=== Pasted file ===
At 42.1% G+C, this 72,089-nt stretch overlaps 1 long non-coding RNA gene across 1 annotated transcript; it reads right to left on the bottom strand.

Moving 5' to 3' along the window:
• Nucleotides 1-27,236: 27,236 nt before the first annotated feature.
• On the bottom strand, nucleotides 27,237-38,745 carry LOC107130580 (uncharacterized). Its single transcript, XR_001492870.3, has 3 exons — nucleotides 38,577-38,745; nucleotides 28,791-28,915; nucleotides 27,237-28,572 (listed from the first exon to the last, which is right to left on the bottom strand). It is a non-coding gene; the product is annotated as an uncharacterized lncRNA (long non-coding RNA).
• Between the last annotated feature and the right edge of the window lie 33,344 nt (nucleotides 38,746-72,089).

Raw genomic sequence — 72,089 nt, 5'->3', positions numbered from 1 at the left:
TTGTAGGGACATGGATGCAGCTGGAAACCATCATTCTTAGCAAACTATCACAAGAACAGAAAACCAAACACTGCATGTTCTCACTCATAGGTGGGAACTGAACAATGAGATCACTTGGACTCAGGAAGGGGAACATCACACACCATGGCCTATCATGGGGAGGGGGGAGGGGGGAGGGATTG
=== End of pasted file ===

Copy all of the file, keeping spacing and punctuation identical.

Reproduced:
At 42.1% G+C, this 72,089-nt stretch overlaps 1 long non-coding RNA gene across 1 annotated transcript; it reads right to left on the bottom strand.

Moving 5' to 3' along the window:
• Nucleotides 1-27,236: 27,236 nt before the first annotated feature.
• On the bottom strand, nucleotides 27,237-38,745 carry LOC107130580 (uncharacterized). Its single transcript, XR_001492870.3, has 3 exons — nucleotides 38,577-38,745; nucleotides 28,791-28,915; nucleotides 27,237-28,572 (listed from the first exon to the last, which is right to left on the bottom strand). It is a non-coding gene; the product is annotated as an uncharacterized lncRNA (long non-coding RNA).
• Between the last annotated feature and the right edge of the window lie 33,344 nt (nucleotides 38,746-72,089).

Raw genomic sequence — 72,089 nt, 5'->3', positions numbered from 1 at the left:
TTGTAGGGACATGGATGCAGCTGGAAACCATCATTCTTAGCAAACTATCACAAGAACAGAAAACCAAACACTGCATGTTCTCACTCATAGGTGGGAACTGAACAATGAGATCACTTGGACTCAGGAAGGGGAACATCACACACCATGGCCTATCATGGGGAGGGGGGAGGGGGGAGGGATTG